Used under a Creative Commons License from

Batavia-Arrack is a unique spirit. Indonesian in origin by way of the Netherlands, it is different than just about anything else on the market.

Last night I had the pleasure of playing around with a bottle of Batavia-Arrack. My co-conspirator on this blog recently picked up a bottle in Boston and last night was the first time we’d really busted it out.

So what does it taste like?

Unlike just about anything I’ve ever tried. It’s definitely a sugar-cane spirit. That much is clear. It’s got that sweetness and sugar cane bite that is characteristic of any rum. But it also definitely isn’t a rum. It’s maltier and deeper than any rum. Closer to a cachaca  than a classic white rum. It’s also identifiably Asian. You can really tell there is rice in it. It has that dryness and slight funk that is more like a sake or shochu or other rice spirit.

So what do you do with Batavia-Arrack?

That wasn’t initially clear. I knew that it is traditionally used in Swedish Punch and in other Punch recipes, but I didn’t really want to go through a big production making a ingredients and doing research, so I basically decided to do twists on some classic rum drinks and see how this funky spirit would play.


My first try at an Arrack cocktail was a daiquiri.

  • 2 oz Batavia-Arrack
  • 1 oz Lime Juice
  • 3/4 oz Simple Syrup

This work really well. It has all the structure of a classic daiquiri but with a unique twist. It is a little deeper and a little more raw, but the Arrack gives it a very nice bite.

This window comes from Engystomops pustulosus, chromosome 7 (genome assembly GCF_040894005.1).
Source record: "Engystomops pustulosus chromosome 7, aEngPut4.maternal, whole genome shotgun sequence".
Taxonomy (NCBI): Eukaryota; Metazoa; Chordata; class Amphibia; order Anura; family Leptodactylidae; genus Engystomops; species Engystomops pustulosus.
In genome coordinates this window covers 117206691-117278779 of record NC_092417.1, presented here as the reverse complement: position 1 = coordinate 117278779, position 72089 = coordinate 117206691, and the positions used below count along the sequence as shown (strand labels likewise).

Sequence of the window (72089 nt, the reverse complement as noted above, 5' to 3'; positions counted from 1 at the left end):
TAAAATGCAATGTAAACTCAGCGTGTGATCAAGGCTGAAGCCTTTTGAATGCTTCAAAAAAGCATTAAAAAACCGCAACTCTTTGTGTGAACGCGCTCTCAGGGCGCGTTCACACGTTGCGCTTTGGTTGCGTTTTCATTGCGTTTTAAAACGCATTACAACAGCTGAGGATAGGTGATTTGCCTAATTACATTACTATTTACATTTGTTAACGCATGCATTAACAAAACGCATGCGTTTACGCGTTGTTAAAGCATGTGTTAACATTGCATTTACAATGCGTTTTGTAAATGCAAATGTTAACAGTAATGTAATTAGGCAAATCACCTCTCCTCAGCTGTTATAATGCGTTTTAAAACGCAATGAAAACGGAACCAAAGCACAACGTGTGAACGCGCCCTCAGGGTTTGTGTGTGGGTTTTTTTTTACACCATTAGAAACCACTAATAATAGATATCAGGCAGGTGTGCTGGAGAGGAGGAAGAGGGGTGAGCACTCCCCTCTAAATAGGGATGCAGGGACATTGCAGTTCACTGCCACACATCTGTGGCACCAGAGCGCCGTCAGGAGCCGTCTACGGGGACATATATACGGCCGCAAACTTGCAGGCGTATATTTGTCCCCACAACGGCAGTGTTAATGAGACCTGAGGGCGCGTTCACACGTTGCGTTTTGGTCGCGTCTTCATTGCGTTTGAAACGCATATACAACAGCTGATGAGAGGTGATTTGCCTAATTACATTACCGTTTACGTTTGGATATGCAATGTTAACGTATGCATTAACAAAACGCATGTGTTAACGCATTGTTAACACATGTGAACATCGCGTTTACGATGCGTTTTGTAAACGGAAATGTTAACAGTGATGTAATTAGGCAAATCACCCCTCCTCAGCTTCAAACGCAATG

Arrack cocktail number 2 was a twist on a Caribbean rum punch, prepared according to the classic rhyme.

  • One of sour (Lime Juice)
  • Two of Sweet (Simple Syrup)
  • Three of Strong (Batavia-Arrack)
  • Four of Weak (Water, added in the shaking.)
  • Dash of Angostura Bitters
  • Fresh Nutmeg on top

This sucker worked even better. I can really see why Arrack is a classic in punches. It’s more assertive than classic white rum and so it punches through the sweetness of this ratio better than just rum would. Also, it’s maltier funkiness plays very nicely with the spice notes of the Angostura and nutmeg in this cocktail.

Coming up next with the Batavia-Arrack: Swedish Punsch


~ by Remy on July 13, 2010.

One Response to “Batavia-Arrack”

  1. Nice write up, and thanks for giving me credit on the photo!

Leave a Reply

Fill in your details below or click an icon to log in: Logo

You are commenting using your account. Log Out /  Change )

Google+ photo

You are commenting using your Google+ account. Log Out /  Change )

Twitter picture

You are commenting using your Twitter account. Log Out /  Change )

Facebook photo

You are commenting using your Facebook account. Log Out /  Change )


Connecting to %s

%d bloggers like this: